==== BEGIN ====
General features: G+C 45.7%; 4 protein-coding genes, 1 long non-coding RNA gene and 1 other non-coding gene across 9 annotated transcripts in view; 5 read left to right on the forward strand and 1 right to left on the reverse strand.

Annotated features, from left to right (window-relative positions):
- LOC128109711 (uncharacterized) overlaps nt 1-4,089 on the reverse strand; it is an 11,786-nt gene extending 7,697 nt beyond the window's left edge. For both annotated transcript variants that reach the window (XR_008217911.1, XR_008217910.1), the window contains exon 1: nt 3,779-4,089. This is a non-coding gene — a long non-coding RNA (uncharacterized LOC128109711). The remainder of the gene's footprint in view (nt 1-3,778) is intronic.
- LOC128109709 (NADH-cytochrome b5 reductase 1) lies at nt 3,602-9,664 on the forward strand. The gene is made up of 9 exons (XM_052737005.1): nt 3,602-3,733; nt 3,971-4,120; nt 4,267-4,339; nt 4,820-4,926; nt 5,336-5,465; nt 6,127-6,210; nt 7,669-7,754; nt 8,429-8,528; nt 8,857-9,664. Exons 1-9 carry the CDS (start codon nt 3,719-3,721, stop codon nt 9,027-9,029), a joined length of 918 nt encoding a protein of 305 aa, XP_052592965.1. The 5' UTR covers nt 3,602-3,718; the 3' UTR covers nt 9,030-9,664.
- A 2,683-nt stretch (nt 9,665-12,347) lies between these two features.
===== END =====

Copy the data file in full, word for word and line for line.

General features: G+C 45.7%; 4 protein-coding genes, 1 long non-coding RNA gene and 1 other non-coding gene across 9 annotated transcripts in view; 5 read left to right on the forward strand and 1 right to left on the reverse strand.

Annotated features, from left to right (window-relative positions):
- LOC128109711 (uncharacterized) overlaps nt 1-4,089 on the reverse strand; it is an 11,786-nt gene extending 7,697 nt beyond the window's left edge. For both annotated transcript variants that reach the window (XR_008217911.1, XR_008217910.1), the window contains exon 1: nt 3,779-4,089. This is a non-coding gene — a long non-coding RNA (uncharacterized LOC128109711). The remainder of the gene's footprint in view (nt 1-3,778) is intronic.
- LOC128109709 (NADH-cytochrome b5 reductase 1) lies at nt 3,602-9,664 on the forward strand. The gene is made up of 9 exons (XM_052737005.1): nt 3,602-3,733; nt 3,971-4,120; nt 4,267-4,339; nt 4,820-4,926; nt 5,336-5,465; nt 6,127-6,210; nt 7,669-7,754; nt 8,429-8,528; nt 8,857-9,664. Exons 1-9 carry the CDS (start codon nt 3,719-3,721, stop codon nt 9,027-9,029), a joined length of 918 nt encoding a protein of 305 aa, XP_052592965.1. The 5' UTR covers nt 3,602-3,718; the 3' UTR covers nt 9,030-9,664.
- A 2,683-nt stretch (nt 9,665-12,347) lies between these two features.